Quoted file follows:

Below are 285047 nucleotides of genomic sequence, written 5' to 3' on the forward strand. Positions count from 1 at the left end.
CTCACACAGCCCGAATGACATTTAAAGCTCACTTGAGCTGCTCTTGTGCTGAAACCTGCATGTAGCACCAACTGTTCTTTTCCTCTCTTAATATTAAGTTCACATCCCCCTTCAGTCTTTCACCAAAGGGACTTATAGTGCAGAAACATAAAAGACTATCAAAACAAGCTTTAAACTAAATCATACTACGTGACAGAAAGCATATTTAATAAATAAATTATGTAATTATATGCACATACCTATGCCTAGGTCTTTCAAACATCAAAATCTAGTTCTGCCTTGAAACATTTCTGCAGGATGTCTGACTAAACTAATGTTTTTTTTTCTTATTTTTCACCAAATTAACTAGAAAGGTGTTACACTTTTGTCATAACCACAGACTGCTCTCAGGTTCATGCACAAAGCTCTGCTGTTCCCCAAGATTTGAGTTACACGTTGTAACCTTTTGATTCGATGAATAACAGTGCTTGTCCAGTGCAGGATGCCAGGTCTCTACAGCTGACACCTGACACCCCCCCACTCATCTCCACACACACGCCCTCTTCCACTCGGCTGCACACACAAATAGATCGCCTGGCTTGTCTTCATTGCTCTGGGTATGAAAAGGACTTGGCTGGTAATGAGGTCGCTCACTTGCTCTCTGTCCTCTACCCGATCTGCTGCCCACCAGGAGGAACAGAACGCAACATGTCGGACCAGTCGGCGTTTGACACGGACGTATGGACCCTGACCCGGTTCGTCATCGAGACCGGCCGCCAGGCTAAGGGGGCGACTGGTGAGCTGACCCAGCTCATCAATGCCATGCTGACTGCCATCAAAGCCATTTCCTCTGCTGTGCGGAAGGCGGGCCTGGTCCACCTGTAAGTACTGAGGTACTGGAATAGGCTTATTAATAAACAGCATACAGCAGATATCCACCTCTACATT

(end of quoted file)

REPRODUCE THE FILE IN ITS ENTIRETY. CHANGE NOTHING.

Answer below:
Below are 285047 nucleotides of genomic sequence, written 5' to 3' on the forward strand. Positions count from 1 at the left end.
CTCACACAGCCCGAATGACATTTAAAGCTCACTTGAGCTGCTCTTGTGCTGAAACCTGCATGTAGCACCAACTGTTCTTTTCCTCTCTTAATATTAAGTTCACATCCCCCTTCAGTCTTTCACCAAAGGGACTTATAGTGCAGAAACATAAAAGACTATCAAAACAAGCTTTAAACTAAATCATACTACGTGACAGAAAGCATATTTAATAAATAAATTATGTAATTATATGCACATACCTATGCCTAGGTCTTTCAAACATCAAAATCTAGTTCTGCCTTGAAACATTTCTGCAGGATGTCTGACTAAACTAATGTTTTTTTTTCTTATTTTTCACCAAATTAACTAGAAAGGTGTTACACTTTTGTCATAACCACAGACTGCTCTCAGGTTCATGCACAAAGCTCTGCTGTTCCCCAAGATTTGAGTTACACGTTGTAACCTTTTGATTCGATGAATAACAGTGCTTGTCCAGTGCAGGATGCCAGGTCTCTACAGCTGACACCTGACACCCCCCCACTCATCTCCACACACACGCCCTCTTCCACTCGGCTGCACACACAAATAGATCGCCTGGCTTGTCTTCATTGCTCTGGGTATGAAAAGGACTTGGCTGGTAATGAGGTCGCTCACTTGCTCTCTGTCCTCTACCCGATCTGCTGCCCACCAGGAGGAACAGAACGCAACATGTCGGACCAGTCGGCGTTTGACACGGACGTATGGACCCTGACCCGGTTCGTCATCGAGACCGGCCGCCAGGCTAAGGGGGCGACTGGTGAGCTGACCCAGCTCATCAATGCCATGCTGACTGCCATCAAAGCCATTTCCTCTGCTGTGCGGAAGGCGGGCCTGGTCCACCTGTAAGTACTGAGGTACTGGAATAGGCTTATTAATAAACAGCATACAGCAGATATCCACCTCTACATT